Jian Ghomeshi trial: Judge will hear new evidence from 4th witness
The judge in the trial of former CBC Radio host Jian Ghomeshi has approved the submission of new evidence from a fourth witness Tuesday, in an attempt to weigh her police statement that friend Lucy DeCoutrere contacted her after an alleged choking incident in 2003 against the defence’s claims DeCoutere fabricated allegations.
The new evidence will be heard in court on Wednesday, after which the defence said it is ready to close its case Thursday.
“I think the safest course is to hear the evidence and then I can determine what, if any, probative value it may have,” Justice William B. Horkins ruled in court Tuesday.
Crown lawyer Michael Callaghan argued in favour of the admissibility of another witness, who is a friend of the second complainant and Trailer Park Boys actress Lucy DeCoutere and not one of the complainants bringing forth allegations against Ghomeshi.
The Crown said the intention of calling its next witness would be to “rebut” the allegations of “fabrication” that were put forth against DeCoutere by the defence in cross-examination last week.
Callaghan said it was “very clear” there was an allegation of “fabrication” in DeCoutere’s testimony, in addition to one of “collusion” with at least one other complainant in the trial that they intended to rebut.
That allegation came after the court heard Monday that two of Ghomeshi’s accusers discussed their allegations of sexual assault against the former broadcaster in thousands of messages they exchanged before and after they went to police.
A woman who testified that Ghomeshi bit her shoulder and put his hands around her neck as they were making out in a Toronto park, initially said that while she was friends with another complainant, they never discussed the specifics of the allegations.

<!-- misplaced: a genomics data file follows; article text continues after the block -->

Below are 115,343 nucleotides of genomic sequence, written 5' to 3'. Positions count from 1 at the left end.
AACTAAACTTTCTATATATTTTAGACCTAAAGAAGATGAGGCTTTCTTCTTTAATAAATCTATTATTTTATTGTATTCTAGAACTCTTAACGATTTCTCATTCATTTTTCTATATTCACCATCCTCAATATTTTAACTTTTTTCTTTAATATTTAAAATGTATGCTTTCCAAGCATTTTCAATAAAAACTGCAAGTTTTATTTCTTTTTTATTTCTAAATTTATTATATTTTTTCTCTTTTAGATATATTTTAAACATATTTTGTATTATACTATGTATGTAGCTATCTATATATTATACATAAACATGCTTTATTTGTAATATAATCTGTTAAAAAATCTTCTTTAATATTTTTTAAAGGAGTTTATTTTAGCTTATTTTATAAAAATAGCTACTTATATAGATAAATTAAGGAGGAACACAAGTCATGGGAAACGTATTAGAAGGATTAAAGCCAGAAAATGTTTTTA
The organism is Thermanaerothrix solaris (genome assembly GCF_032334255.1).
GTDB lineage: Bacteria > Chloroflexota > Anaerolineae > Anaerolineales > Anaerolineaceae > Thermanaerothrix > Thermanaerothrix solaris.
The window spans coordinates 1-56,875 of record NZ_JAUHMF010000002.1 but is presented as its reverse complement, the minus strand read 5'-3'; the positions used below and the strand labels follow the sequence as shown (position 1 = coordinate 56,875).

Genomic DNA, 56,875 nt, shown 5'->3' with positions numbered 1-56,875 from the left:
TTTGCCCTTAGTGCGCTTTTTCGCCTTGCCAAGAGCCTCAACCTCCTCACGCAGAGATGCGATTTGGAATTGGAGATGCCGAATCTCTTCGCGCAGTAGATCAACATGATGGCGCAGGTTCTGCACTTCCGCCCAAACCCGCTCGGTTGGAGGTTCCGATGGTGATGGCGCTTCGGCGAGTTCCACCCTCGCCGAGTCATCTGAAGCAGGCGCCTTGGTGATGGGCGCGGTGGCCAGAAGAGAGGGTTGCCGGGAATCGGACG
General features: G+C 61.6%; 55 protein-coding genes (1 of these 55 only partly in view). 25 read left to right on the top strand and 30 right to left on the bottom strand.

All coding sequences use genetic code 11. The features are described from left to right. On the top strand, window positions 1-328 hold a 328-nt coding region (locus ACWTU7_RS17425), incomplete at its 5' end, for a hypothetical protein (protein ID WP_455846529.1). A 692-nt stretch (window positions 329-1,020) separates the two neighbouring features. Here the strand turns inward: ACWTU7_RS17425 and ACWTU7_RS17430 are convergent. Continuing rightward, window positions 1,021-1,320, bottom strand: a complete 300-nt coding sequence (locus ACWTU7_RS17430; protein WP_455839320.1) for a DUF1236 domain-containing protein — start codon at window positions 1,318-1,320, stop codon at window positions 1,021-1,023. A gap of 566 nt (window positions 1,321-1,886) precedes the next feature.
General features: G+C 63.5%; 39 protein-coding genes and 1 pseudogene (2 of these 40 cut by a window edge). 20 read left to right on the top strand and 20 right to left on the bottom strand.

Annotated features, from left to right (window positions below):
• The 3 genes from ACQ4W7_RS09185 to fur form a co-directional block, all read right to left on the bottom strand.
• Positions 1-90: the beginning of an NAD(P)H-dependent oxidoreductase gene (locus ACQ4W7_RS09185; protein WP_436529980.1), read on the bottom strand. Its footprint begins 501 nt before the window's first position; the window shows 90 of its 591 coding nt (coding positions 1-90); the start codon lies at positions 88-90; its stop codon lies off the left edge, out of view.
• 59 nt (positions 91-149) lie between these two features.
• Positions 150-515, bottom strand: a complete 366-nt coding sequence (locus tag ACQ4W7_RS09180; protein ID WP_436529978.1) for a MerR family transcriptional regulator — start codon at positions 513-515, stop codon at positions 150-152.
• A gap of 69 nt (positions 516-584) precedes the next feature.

But during cross-examination, Ghomeshi’s lawyer Marie Henein said the woman, who cannot be identified due to a publication ban, exchanged 5,000 messages with DeCoutere, who testified Ghomeshi choked her and repeatedly slapped her.
The woman also said she initially didn’t tell police that she’d had a sexual encounter with Ghomeshi after the alleged assault because she was embarrassed, and acknowledged she was deliberately misleading.
The Crown intends to utilize the next witness’ police statement and correspondence with DeCoutere as a way to “corroborate” the alleged victim’s testimony, specifically in regard to the allegation that Ghomeshi choked her, adding that DeCoutere had confided in her after the alleged incident.
They also hope the witness can rebut allegations that DeCoutere had only come forward with allegations against Ghomeshi in attempt to gain more Twitter followers, “attention” and “notoriety.”
In response, Ghomeshi’s lawyer Danielle Robitaille said the defence team wasn’t suggesting DeCoutere had made up the allegations against him for Twitter followers, but added that she did “lie” about the course of events.